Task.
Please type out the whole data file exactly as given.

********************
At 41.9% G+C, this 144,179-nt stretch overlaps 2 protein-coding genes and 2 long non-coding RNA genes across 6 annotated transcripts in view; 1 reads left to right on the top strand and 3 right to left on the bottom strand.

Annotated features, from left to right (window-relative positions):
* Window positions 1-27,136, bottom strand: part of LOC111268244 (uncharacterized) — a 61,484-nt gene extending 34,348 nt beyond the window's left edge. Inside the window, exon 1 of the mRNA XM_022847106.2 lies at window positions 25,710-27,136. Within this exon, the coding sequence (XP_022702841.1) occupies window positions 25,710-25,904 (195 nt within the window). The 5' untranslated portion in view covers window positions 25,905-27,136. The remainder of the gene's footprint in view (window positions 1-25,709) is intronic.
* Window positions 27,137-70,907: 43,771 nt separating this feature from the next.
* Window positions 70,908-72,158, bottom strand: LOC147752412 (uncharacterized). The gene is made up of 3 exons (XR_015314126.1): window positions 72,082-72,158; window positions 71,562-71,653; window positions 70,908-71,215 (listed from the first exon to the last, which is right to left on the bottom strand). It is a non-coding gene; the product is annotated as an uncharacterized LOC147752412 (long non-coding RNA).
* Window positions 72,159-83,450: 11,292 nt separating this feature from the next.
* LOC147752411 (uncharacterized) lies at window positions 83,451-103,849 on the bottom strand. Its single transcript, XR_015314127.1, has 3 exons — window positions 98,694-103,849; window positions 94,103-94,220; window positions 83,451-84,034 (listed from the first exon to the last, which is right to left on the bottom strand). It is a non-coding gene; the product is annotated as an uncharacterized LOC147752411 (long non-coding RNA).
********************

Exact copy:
At 41.9% G+C, this 144,179-nt stretch overlaps 2 protein-coding genes and 2 long non-coding RNA genes across 6 annotated transcripts in view; 1 reads left to right on the top strand and 3 right to left on the bottom strand.

Annotated features, from left to right (window-relative positions):
* Window positions 1-27,136, bottom strand: part of LOC111268244 (uncharacterized) — a 61,484-nt gene extending 34,348 nt beyond the window's left edge. Inside the window, exon 1 of the mRNA XM_022847106.2 lies at window positions 25,710-27,136. Within this exon, the coding sequence (XP_022702841.1) occupies window positions 25,710-25,904 (195 nt within the window). The 5' untranslated portion in view covers window positions 25,905-27,136. The remainder of the gene's footprint in view (window positions 1-25,709) is intronic.
* Window positions 27,137-70,907: 43,771 nt separating this feature from the next.
* Window positions 70,908-72,158, bottom strand: LOC147752412 (uncharacterized). The gene is made up of 3 exons (XR_015314126.1): window positions 72,082-72,158; window positions 71,562-71,653; window positions 70,908-71,215 (listed from the first exon to the last, which is right to left on the bottom strand). It is a non-coding gene; the product is annotated as an uncharacterized LOC147752412 (long non-coding RNA).
* Window positions 72,159-83,450: 11,292 nt separating this feature from the next.
* LOC147752411 (uncharacterized) lies at window positions 83,451-103,849 on the bottom strand. Its single transcript, XR_015314127.1, has 3 exons — window positions 98,694-103,849; window positions 94,103-94,220; window positions 83,451-84,034 (listed from the first exon to the last, which is right to left on the bottom strand). It is a non-coding gene; the product is annotated as an uncharacterized LOC147752411 (long non-coding RNA).